THE inspectorate is now happy to go along with curricular flexibility, as even the Educational Institute of Scotland acknowledges. The education directorate is also signed up. And Learning and Teaching Scotland, which presides over the curriculum, points to the discretion schools have within the new 5-14 and secondary guidelines.
So the Scottish Executive's latest thoughts on the curriculum (page one) seem to be stating no more than the obvious: schools should be, and are increasingly, free to respond to the circumstances of pupils. But, in his campaign to be seen as the cuddliest Education Minister ever, Jack McConnell clearly believes that stating the obvious has its advantages.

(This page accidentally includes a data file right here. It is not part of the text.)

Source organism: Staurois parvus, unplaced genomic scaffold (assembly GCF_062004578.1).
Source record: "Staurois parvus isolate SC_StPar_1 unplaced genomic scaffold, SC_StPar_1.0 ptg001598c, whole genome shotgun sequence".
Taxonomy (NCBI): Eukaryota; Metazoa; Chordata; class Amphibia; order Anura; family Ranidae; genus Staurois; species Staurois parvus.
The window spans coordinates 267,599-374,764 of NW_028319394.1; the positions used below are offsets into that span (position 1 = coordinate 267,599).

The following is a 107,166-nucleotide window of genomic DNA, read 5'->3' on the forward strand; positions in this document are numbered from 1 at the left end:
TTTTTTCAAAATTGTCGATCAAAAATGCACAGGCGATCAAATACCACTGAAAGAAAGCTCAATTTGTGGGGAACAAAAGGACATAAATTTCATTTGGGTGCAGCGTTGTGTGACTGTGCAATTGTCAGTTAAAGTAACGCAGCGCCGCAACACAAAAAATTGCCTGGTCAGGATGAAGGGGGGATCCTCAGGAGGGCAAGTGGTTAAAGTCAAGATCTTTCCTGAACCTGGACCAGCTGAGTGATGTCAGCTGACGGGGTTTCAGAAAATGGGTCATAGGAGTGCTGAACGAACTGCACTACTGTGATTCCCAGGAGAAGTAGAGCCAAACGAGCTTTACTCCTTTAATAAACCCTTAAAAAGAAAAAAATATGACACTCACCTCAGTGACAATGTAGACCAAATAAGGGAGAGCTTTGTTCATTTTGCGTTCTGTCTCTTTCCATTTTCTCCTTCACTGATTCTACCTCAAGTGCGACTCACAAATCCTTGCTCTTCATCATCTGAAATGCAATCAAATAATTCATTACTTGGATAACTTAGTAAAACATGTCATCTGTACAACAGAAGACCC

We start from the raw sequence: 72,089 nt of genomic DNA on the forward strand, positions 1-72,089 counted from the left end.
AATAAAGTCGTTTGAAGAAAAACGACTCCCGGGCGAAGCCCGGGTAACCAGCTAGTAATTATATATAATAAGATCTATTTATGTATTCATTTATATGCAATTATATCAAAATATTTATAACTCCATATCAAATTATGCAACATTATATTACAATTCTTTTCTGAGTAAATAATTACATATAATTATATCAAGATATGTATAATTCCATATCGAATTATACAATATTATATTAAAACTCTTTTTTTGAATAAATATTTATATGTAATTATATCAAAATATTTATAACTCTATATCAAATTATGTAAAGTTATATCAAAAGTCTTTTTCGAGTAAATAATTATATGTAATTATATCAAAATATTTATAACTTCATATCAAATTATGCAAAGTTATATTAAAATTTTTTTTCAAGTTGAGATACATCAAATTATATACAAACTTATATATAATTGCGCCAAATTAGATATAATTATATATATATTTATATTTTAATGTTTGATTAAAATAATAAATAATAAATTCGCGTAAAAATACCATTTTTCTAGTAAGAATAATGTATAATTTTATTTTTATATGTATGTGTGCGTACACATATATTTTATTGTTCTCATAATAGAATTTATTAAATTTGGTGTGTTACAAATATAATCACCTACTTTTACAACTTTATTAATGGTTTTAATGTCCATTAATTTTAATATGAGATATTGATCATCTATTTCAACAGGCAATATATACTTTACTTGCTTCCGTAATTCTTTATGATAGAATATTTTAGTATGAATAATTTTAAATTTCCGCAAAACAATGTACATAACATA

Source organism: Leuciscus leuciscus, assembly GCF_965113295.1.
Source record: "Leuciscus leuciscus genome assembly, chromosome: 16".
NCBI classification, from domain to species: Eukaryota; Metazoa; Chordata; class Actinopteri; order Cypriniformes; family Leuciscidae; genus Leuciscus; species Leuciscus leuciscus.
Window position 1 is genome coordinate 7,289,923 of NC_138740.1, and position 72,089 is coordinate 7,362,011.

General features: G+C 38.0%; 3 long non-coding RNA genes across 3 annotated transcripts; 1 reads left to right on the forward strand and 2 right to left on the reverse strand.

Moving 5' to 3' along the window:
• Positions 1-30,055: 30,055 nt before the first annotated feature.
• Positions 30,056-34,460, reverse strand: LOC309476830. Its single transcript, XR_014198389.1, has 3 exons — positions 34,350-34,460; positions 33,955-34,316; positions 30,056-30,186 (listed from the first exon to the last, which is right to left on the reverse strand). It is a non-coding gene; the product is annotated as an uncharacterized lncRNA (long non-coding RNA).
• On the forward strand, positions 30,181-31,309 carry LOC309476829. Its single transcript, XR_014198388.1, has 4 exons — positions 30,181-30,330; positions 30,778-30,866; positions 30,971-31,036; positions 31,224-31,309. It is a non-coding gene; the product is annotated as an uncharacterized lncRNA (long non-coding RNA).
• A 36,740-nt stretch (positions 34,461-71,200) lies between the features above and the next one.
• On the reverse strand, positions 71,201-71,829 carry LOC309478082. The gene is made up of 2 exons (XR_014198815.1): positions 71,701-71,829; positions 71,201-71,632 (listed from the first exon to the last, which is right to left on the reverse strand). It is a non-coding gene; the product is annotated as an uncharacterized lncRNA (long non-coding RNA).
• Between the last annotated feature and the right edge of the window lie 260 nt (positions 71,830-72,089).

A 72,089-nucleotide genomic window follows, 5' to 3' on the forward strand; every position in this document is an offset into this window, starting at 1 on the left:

The Executive's circular, however, can be no more than a holding statement. Pressure is building for a root-and-branch review of this whole area. There are challenges to the subject basis of the curriculum and to the time-honoured notions of "breadth and balance" in children's learning in favour of introducing more genuine choice and diversity into schools - if, indeed, schools as we know them are to be the models for the future. As experience of the critical skills approach shows (page three), there is a yearning for fundamental change in a profession not particularly noted for embracing it.
But it has to be change that works and The TES Scotland is pleased this week to start stimulating that debate.